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Musically magnificent, visually subdued

The Four Seasons Centre for the Performing Arts
02/05/2017 -  & February 5, 8, 11, 14, 17, 25, 2017
Richard Wagner: Götterdämmerung
Christine Goerke (Brünnhilde), Andreas Schager (Siegfried), Ain Anger (Hagen), Ileana Montalbetti (Third Norn, Gutrune), Martin Gantner (Gunther), Robert Pomakov (Alberich), Karen Cargill (Second Norn, Waltraute), Lindsay Ammann (First Norn, Flosshilde), Danika Lorèn (Woglinde), Lauren Eberwein (Wellgunde)
The Canadian Opera Company Chorus, Sandra Horst (chorus master), The Canadian Opera Company Orchestra, Johannes Dubus (conductor)
Tim Albery (director), Michael Levine (set and costume designer), David Finn (Lighting designer), Patti Powell (choreographer)

A. Anger & chorus (© Michael Cooper)

Tim Albery’s production of Götterdämmerung concluded the Canadian Opera Company’s Ring cycle that inaugurated the Four Seasons Centre for the Performing Arts in September 2006. It was enthusiastically received then and it is no surprise that its success has been repeated.

Once again Christine Goerke debuts a Brünnhilde in Toronto (after Die Walküre in 2015 and Siegfried last season) and once again is triumphant. She soars through even the most demanding sections of the role and, despite the bleakness of the production, she manages to exude glamour.

Almost but not quite her equal is Andreas Schager’s Siegfried. For several years his career has been firmly within the helden fach but he still sings the much lighter role of Tamino. He is very much a tenor, so without the baritonal sound of so many in Wagnerian roles; as a result the lower parts of the role can get overwhelmed by the orchestra. He brings a bloke-ish affability to the character who, in the wrong hands, can get wearying.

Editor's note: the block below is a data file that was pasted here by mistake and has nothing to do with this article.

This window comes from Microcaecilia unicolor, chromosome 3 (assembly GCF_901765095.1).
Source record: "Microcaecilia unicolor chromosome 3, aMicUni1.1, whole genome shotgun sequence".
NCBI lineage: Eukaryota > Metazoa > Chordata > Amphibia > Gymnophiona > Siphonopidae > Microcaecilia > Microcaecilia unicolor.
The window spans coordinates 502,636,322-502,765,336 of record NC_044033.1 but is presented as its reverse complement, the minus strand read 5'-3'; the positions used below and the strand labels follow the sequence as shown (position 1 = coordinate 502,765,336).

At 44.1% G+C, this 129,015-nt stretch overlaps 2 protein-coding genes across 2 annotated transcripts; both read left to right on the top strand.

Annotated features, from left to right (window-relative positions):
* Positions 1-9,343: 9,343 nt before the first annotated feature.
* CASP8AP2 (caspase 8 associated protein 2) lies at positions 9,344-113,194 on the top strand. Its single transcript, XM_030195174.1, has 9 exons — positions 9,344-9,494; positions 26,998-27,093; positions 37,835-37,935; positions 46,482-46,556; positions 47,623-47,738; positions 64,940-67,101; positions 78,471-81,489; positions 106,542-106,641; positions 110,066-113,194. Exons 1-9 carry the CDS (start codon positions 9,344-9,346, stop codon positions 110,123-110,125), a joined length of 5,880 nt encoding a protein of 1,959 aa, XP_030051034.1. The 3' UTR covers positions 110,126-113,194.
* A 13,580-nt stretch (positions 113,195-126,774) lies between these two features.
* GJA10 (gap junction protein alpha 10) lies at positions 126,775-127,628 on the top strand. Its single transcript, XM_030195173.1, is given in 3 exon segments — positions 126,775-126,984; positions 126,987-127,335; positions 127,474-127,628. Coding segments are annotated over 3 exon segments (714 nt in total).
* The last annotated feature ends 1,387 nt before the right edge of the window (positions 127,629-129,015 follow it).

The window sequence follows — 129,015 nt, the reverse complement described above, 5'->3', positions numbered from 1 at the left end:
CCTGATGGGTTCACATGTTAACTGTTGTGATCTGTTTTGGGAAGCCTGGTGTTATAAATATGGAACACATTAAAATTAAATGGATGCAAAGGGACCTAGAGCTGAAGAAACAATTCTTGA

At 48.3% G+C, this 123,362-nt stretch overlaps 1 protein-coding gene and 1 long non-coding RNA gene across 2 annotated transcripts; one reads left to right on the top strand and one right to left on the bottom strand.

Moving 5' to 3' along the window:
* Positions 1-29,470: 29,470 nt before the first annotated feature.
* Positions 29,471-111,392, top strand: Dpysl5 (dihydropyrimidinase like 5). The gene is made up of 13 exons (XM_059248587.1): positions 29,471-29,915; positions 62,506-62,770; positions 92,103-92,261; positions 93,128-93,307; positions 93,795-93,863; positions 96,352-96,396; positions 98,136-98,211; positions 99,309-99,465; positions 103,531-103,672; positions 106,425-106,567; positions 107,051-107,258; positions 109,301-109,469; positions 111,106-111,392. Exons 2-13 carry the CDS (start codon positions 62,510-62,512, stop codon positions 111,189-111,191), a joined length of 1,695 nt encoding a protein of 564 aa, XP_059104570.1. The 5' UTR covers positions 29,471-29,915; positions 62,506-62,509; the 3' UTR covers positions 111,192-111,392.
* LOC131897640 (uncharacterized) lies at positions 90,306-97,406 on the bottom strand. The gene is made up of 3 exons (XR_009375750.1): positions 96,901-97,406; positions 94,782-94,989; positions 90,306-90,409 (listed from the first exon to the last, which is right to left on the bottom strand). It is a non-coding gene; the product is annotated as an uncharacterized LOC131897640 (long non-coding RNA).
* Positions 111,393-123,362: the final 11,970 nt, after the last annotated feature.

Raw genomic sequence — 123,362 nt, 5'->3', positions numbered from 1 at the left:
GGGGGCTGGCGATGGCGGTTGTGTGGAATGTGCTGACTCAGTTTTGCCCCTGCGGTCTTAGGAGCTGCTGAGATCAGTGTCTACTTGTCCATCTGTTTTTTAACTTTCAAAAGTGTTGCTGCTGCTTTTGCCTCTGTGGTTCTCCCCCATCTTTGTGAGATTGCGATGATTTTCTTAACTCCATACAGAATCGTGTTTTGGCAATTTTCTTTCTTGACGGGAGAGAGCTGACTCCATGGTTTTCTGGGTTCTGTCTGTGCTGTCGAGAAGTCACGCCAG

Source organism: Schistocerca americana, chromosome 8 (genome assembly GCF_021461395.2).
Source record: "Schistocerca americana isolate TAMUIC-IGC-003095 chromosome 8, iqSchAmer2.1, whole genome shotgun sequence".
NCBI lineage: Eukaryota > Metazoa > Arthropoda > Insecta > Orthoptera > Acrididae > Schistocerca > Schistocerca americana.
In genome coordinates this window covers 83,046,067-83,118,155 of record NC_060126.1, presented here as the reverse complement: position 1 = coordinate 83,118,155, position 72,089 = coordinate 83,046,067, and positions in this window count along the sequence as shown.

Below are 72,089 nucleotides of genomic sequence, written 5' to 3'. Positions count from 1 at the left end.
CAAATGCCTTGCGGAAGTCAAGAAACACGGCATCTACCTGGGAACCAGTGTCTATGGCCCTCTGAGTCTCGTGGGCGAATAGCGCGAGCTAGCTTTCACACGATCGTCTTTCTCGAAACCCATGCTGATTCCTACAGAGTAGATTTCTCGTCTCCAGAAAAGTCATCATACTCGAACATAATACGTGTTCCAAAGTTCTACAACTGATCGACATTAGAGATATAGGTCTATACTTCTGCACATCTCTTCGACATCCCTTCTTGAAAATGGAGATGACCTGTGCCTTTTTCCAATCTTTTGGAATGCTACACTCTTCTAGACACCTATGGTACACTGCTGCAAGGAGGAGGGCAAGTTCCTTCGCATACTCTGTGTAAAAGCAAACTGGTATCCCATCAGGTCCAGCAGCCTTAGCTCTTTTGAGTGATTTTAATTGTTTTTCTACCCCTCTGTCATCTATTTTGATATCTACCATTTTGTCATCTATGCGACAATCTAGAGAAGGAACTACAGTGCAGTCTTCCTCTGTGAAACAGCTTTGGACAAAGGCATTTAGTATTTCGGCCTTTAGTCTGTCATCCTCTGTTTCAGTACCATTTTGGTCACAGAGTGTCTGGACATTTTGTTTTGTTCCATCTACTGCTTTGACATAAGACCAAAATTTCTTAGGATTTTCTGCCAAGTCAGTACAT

Another outstanding performance is Ain Anger’s Hagen. He seems to be the go-to guy for this role and I can see why as his burly presence and matching voice commands the stage. Martin Gantner’s Gunther is pale in comparison, while Robert Pomakov as the haunting Alberich holds his own in his single, almost subliminal, scene.

Ileana Montalbetti is nicely cast in the role of Gutrune. Karen Cargill is a powerhouse Waltraute.

And once again the company’s policy of careful, from-the-ground-up preparation has wonderful results. The augmented orchestra (about 100 players) under Johannes Dubus impresses with the scores huge range from the glowering menace of low-pitched passages to the savage yowps from the stierhorns. The men’s chorus (also enlarged) was as hair-raising as one would want.

The one flaw in the production is an excess of closed curtain during sometimes lengthy scene changes. The orchestra keeps playing, but after awhile the music loses lustre in an absence of a visual counterpart. There is a good reason for the lengthy scene changes as the Rhine scenes (devoid of any hint of water or greenery - just a deserted highway with power lines overhead) are so different from the Hall of the Gibichungs which has elements of an over-size modernist board room. The direction of the performers is fine (other than the damp squib of the final conflagration), but there are stretches when interest can flag.

According to the website Operabase, there are just 40 performances of Götterdämmerung in the world this calendar year (September 2016-August 2017), most of them as part of a Ring Cycle. It is somewhat remarkable that seven of them are in Toronto which is not exactly a Wagnerian capital. There’s no Wagner scheduled for next year, alas, while François Girard’s production of Parsifal still waits in the wings.

Michael Johnson



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